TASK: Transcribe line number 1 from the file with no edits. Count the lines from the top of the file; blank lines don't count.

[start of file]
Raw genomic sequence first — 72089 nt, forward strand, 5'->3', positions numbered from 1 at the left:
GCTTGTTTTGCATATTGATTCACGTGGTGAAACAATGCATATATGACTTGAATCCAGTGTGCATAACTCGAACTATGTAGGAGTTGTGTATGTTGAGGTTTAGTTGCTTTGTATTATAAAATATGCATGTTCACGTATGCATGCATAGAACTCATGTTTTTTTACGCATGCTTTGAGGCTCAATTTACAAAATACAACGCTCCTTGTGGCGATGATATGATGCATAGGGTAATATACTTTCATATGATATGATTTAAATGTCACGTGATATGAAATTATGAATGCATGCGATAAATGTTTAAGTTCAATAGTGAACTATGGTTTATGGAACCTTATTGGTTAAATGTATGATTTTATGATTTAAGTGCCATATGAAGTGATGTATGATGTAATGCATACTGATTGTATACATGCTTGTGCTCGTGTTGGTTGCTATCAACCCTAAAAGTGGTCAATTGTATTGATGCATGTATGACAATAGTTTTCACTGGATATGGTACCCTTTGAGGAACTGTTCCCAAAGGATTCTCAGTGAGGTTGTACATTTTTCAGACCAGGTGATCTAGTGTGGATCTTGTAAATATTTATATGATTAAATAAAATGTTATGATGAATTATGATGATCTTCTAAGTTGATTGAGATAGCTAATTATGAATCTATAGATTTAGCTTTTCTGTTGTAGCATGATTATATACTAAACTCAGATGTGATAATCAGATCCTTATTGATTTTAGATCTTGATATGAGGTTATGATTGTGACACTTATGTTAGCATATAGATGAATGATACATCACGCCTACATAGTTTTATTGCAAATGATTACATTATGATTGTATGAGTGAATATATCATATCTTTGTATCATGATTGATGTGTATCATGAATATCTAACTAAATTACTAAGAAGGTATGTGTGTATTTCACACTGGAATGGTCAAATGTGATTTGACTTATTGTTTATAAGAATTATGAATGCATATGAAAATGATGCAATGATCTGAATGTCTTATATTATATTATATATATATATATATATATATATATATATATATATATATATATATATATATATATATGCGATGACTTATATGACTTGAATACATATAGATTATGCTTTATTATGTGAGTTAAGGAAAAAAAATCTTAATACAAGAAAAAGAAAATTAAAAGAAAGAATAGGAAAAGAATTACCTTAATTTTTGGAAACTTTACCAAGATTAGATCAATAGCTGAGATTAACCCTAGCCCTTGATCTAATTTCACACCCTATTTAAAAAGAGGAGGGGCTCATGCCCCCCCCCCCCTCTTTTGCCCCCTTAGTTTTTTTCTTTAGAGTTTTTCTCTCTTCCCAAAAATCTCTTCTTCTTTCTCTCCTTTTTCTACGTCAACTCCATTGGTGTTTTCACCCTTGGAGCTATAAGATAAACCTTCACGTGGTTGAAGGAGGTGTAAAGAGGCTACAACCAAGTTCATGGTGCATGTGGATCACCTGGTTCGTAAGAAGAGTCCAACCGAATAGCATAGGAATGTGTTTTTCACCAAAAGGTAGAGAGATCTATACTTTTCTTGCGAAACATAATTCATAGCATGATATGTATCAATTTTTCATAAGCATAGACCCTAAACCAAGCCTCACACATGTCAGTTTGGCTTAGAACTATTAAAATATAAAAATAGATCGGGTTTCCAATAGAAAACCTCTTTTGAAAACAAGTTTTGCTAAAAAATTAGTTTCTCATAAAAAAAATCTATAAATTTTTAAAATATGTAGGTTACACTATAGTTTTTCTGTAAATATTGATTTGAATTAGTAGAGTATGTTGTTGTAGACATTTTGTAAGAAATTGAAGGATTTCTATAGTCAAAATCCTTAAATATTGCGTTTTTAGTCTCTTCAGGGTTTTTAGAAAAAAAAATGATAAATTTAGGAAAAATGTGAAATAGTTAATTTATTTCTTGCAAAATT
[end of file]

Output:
Raw genomic sequence first — 72089 nt, forward strand, 5'->3', positions numbered from 1 at the left: